Town Hall Meeting Encourages Jesuit-Parent Partnership Against Student Substance Abuse

Posted September 9, 2016 / Last updated June 28, 2022

Print Print Email Email Share Share
Fr. McGinn opens his presentation on current parenting challenges.

Fr. McGinn opens his presentation on current parenting challenges.

On Sept. 8, Jesuit president Fr. Anothny McGinn, S.J., and prevention specialist Deirdre Flynn of FCD Prevention Works, a global nonprofit substance abuse prevention organization, led a Town Hall Meeting focused on parents’ role in helping their sons make healthy choices, especially with regard to avoiding alcohol and drugs. Coordinator of student assessment Donald Songy ’07 moderated the event, which was mandatory for parents of new students and open to all.

See the Town Hall Meeting Photo Gallery

Mr. Songy opened the meeting by outlining the Student Assessment Program’s mission to identify, support, and educate students whose behaviors seem to indicate family, academic, emotional, or social problems that could lead to negative consequences such as substance abuse. The program’s goal is to help these students avoid alcohol and drugs by providing the structure they need to make healthy decisions. As an adjunct to their grade-level counselor, Songy meets regularly with students in the program to discuss everything from relapse prevention and stress to grades and social problems. Songy concluded that it has been his privilege to watch students succeed in their sobriety.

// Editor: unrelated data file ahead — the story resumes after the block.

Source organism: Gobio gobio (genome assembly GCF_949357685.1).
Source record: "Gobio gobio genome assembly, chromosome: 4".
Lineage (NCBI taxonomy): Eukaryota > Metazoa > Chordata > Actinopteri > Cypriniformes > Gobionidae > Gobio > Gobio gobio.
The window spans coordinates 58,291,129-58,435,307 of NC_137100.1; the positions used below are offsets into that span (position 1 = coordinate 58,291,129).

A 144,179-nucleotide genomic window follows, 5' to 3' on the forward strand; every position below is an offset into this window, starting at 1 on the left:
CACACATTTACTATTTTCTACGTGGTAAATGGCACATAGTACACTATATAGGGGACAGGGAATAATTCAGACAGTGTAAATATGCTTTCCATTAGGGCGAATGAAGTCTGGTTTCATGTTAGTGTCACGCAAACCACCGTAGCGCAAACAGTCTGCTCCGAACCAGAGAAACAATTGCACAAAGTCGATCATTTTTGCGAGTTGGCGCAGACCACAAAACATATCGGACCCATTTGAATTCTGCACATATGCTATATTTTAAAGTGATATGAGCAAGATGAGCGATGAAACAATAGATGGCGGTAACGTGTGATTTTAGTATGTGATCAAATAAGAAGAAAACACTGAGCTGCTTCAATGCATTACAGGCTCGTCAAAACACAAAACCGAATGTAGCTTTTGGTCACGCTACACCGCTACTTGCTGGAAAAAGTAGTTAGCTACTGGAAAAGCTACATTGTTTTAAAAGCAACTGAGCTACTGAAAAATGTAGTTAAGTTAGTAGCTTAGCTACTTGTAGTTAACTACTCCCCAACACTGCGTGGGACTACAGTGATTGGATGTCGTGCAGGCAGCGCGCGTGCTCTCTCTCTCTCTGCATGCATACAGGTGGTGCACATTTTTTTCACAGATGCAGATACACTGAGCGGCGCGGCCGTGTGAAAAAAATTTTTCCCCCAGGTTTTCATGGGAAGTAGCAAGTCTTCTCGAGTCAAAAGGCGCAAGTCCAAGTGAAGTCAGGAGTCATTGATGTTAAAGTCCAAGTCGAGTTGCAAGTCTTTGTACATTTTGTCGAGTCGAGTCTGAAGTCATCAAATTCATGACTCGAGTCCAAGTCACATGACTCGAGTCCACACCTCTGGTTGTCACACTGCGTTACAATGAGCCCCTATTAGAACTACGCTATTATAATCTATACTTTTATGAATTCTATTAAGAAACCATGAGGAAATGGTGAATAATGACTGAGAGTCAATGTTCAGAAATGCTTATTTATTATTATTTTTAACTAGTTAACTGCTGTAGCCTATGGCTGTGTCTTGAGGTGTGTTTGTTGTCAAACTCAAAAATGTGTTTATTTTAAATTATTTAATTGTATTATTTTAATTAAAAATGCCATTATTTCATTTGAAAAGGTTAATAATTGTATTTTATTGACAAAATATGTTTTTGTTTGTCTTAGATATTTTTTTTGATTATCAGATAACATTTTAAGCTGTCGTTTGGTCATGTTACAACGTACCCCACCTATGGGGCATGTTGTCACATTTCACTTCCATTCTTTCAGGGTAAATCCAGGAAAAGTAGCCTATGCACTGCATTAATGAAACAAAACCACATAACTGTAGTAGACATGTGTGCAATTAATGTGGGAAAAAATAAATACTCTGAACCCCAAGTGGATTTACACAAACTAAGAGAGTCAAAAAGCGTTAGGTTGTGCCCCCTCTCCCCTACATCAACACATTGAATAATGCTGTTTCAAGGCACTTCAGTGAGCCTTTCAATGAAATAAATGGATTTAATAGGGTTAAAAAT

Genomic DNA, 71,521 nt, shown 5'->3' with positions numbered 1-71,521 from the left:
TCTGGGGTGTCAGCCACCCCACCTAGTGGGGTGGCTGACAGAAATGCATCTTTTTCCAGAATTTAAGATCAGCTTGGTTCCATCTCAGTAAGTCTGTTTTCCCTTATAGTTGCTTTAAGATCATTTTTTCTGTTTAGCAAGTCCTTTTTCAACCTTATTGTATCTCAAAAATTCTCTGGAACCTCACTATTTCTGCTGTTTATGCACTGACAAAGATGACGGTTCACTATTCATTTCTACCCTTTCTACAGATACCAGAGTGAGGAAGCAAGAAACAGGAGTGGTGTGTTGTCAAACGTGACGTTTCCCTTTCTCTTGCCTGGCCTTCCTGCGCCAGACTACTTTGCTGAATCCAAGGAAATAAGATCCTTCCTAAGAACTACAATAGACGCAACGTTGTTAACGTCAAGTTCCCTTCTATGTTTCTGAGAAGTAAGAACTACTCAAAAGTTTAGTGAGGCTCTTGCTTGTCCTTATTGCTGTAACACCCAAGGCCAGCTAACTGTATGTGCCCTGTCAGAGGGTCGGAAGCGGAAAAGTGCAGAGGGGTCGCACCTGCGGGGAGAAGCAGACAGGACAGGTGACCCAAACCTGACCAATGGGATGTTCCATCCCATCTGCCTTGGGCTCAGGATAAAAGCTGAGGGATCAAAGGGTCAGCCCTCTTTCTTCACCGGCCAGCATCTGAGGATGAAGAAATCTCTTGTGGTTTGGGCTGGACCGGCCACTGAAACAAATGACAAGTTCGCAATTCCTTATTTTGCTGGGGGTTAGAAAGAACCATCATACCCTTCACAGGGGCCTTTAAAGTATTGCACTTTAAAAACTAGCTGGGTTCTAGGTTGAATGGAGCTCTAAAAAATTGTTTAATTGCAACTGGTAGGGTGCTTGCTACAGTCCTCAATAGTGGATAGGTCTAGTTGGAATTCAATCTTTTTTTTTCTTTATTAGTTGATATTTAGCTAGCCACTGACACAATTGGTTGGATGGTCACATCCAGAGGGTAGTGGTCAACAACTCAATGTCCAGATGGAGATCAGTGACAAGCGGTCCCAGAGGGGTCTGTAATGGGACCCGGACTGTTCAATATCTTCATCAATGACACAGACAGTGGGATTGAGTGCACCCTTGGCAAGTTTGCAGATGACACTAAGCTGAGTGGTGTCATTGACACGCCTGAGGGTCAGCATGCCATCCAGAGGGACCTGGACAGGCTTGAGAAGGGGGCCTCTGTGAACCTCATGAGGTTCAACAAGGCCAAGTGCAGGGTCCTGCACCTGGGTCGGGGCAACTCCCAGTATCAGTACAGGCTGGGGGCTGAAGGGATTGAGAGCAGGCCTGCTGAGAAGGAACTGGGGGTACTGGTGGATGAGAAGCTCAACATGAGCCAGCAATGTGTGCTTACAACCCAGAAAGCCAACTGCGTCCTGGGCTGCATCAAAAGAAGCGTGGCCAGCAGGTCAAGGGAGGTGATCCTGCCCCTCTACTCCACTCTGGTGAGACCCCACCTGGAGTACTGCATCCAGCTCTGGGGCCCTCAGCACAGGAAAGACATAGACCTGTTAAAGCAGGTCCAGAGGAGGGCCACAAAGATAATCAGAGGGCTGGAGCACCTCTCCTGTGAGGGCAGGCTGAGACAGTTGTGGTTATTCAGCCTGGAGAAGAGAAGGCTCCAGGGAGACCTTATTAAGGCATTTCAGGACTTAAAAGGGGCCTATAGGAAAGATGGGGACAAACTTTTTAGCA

The moderator then introduced Fr. McGinn, who noted the meeting’s central truth more here, that a child who reaches age 21 without smoking, abusing alcohol, or using drugs almost certainly will never experience issues with substance misuse. Fr. McGinn referenced this information from the founder of the Center for Addiction and Substance Abuse at Columbia University, Joseph A. Califano, Jr. While early adulthood is years away for most Jesuit students, Fr. McGinn empowered the audience to lay strong foundations now, reiterating parents’ mission to help their children develop into the people God intends them to become.

“You don’t have to be clueless or powerless, and I certainly hope you’re not complicit,” Fr. McGinn told parents.

He outlined obstacles that might impact students’ journeys, including early onset of alcohol consumption and prolonged adolescence, but stated that Jesuit and its parents form a partnership during the teenage years that can help their sons establish strong moral compasses, resilience, and sense of purpose.

As the presentation continued, Flynn detailed findings from a substance abuse attitudes and behavior survey recently taken by Jesuit students. She noted that the vast majority of respondents continue to hold positive beliefs, engage in responsible decision making, and exhibit healthy behaviors, an upward trend when compared to earlier surveys. However, the results also showed that — like most youth — students not only overestimate their peers’ alcohol and marijuana use, but also underestimate their abstinence from these substances. She called on parents to have consistent, open dialogue with their children about alcohol and drugs.

“Your sons are being bombarded with negative messaging,” Flynn said. “It’s never too early for you to start having talks with your kids. They don’t have to be long talks — lots of shorter ones help, too.”

The evening concluded with question and answer session.

For more information, parents might find the following resources helpful in talking with their children: